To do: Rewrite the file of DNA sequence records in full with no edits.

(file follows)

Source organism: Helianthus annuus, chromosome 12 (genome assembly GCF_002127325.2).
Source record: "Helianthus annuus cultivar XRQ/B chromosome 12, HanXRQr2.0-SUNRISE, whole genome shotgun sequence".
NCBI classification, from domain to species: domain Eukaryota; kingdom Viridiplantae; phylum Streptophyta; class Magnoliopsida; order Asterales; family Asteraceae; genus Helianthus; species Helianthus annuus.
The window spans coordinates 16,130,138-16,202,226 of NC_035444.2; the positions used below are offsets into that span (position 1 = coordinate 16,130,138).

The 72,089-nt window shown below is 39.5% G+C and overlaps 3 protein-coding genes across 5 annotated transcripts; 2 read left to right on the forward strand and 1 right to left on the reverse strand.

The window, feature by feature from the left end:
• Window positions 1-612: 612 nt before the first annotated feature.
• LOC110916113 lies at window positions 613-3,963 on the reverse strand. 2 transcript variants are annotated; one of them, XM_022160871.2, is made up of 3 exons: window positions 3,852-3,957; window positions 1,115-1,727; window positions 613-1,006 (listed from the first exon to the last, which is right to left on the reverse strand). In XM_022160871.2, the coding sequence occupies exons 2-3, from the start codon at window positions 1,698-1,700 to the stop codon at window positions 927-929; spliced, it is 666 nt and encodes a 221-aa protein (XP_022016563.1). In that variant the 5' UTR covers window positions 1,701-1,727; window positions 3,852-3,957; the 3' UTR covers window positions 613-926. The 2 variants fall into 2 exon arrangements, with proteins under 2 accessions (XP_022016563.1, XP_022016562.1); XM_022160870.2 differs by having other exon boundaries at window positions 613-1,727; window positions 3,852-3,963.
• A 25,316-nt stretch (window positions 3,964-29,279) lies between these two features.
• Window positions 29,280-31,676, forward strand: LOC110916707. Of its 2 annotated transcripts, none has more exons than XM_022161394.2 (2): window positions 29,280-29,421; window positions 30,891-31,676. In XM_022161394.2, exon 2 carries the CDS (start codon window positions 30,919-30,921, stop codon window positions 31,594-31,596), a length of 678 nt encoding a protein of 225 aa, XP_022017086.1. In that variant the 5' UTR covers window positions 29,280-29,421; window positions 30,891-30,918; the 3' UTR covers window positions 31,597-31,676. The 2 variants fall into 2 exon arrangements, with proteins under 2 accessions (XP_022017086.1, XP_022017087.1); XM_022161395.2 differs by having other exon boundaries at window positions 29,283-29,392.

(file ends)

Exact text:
Source organism: Helianthus annuus, chromosome 12 (genome assembly GCF_002127325.2).
Source record: "Helianthus annuus cultivar XRQ/B chromosome 12, HanXRQr2.0-SUNRISE, whole genome shotgun sequence".
NCBI classification, from domain to species: domain Eukaryota; kingdom Viridiplantae; phylum Streptophyta; class Magnoliopsida; order Asterales; family Asteraceae; genus Helianthus; species Helianthus annuus.
The window spans coordinates 16,130,138-16,202,226 of NC_035444.2; the positions used below are offsets into that span (position 1 = coordinate 16,130,138).

The 72,089-nt window shown below is 39.5% G+C and overlaps 3 protein-coding genes across 5 annotated transcripts; 2 read left to right on the forward strand and 1 right to left on the reverse strand.

The window, feature by feature from the left end:
• Window positions 1-612: 612 nt before the first annotated feature.
• LOC110916113 lies at window positions 613-3,963 on the reverse strand. 2 transcript variants are annotated; one of them, XM_022160871.2, is made up of 3 exons: window positions 3,852-3,957; window positions 1,115-1,727; window positions 613-1,006 (listed from the first exon to the last, which is right to left on the reverse strand). In XM_022160871.2, the coding sequence occupies exons 2-3, from the start codon at window positions 1,698-1,700 to the stop codon at window positions 927-929; spliced, it is 666 nt and encodes a 221-aa protein (XP_022016563.1). In that variant the 5' UTR covers window positions 1,701-1,727; window positions 3,852-3,957; the 3' UTR covers window positions 613-926. The 2 variants fall into 2 exon arrangements, with proteins under 2 accessions (XP_022016563.1, XP_022016562.1); XM_022160870.2 differs by having other exon boundaries at window positions 613-1,727; window positions 3,852-3,963.
• A 25,316-nt stretch (window positions 3,964-29,279) lies between these two features.
• Window positions 29,280-31,676, forward strand: LOC110916707. Of its 2 annotated transcripts, none has more exons than XM_022161394.2 (2): window positions 29,280-29,421; window positions 30,891-31,676. In XM_022161394.2, exon 2 carries the CDS (start codon window positions 30,919-30,921, stop codon window positions 31,594-31,596), a length of 678 nt encoding a protein of 225 aa, XP_022017086.1. In that variant the 5' UTR covers window positions 29,280-29,421; window positions 30,891-30,918; the 3' UTR covers window positions 31,597-31,676. The 2 variants fall into 2 exon arrangements, with proteins under 2 accessions (XP_022017086.1, XP_022017087.1); XM_022161395.2 differs by having other exon boundaries at window positions 29,283-29,392.